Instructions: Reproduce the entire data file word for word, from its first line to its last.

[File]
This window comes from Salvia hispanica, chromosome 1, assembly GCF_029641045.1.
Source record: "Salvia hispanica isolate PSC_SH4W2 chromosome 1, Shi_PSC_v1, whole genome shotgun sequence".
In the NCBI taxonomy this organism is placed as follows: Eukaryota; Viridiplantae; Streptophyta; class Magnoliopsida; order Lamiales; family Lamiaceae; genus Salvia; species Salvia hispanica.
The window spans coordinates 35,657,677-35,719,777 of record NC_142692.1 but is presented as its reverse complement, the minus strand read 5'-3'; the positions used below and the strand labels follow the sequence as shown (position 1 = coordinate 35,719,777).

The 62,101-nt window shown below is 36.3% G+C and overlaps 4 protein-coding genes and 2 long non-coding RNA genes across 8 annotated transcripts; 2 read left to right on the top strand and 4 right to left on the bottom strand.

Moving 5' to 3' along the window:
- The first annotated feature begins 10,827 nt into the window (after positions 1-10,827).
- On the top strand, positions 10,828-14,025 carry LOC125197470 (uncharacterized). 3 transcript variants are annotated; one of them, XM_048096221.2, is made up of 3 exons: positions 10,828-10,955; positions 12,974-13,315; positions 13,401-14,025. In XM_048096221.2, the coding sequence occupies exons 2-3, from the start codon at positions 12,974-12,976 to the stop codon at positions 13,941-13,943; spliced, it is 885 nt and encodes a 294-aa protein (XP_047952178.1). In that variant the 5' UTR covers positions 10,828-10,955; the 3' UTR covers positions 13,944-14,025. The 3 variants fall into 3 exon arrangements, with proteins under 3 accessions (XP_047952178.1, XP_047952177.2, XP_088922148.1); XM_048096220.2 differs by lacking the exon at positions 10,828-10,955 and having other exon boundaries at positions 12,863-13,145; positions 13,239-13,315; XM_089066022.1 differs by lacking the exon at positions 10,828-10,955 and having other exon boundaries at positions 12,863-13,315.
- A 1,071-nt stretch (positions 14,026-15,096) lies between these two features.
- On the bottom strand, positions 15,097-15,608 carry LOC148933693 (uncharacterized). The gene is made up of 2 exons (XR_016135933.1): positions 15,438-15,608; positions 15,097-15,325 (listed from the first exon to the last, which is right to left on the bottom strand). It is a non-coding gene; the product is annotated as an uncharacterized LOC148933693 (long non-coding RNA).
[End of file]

This window comes from Salvia hispanica, chromosome 1, assembly GCF_029641045.1.
Source record: "Salvia hispanica isolate PSC_SH4W2 chromosome 1, Shi_PSC_v1, whole genome shotgun sequence".
In the NCBI taxonomy this organism is placed as follows: Eukaryota; Viridiplantae; Streptophyta; class Magnoliopsida; order Lamiales; family Lamiaceae; genus Salvia; species Salvia hispanica.
The window spans coordinates 35,657,677-35,719,777 of record NC_142692.1 but is presented as its reverse complement, the minus strand read 5'-3'; the positions used below and the strand labels follow the sequence as shown (position 1 = coordinate 35,719,777).

The 62,101-nt window shown below is 36.3% G+C and overlaps 4 protein-coding genes and 2 long non-coding RNA genes across 8 annotated transcripts; 2 read left to right on the top strand and 4 right to left on the bottom strand.

Moving 5' to 3' along the window:
- The first annotated feature begins 10,827 nt into the window (after positions 1-10,827).
- On the top strand, positions 10,828-14,025 carry LOC125197470 (uncharacterized). 3 transcript variants are annotated; one of them, XM_048096221.2, is made up of 3 exons: positions 10,828-10,955; positions 12,974-13,315; positions 13,401-14,025. In XM_048096221.2, the coding sequence occupies exons 2-3, from the start codon at positions 12,974-12,976 to the stop codon at positions 13,941-13,943; spliced, it is 885 nt and encodes a 294-aa protein (XP_047952178.1). In that variant the 5' UTR covers positions 10,828-10,955; the 3' UTR covers positions 13,944-14,025. The 3 variants fall into 3 exon arrangements, with proteins under 3 accessions (XP_047952178.1, XP_047952177.2, XP_088922148.1); XM_048096220.2 differs by lacking the exon at positions 10,828-10,955 and having other exon boundaries at positions 12,863-13,145; positions 13,239-13,315; XM_089066022.1 differs by lacking the exon at positions 10,828-10,955 and having other exon boundaries at positions 12,863-13,315.
- A 1,071-nt stretch (positions 14,026-15,096) lies between these two features.
- On the bottom strand, positions 15,097-15,608 carry LOC148933693 (uncharacterized). The gene is made up of 2 exons (XR_016135933.1): positions 15,438-15,608; positions 15,097-15,325 (listed from the first exon to the last, which is right to left on the bottom strand). It is a non-coding gene; the product is annotated as an uncharacterized LOC148933693 (long non-coding RNA).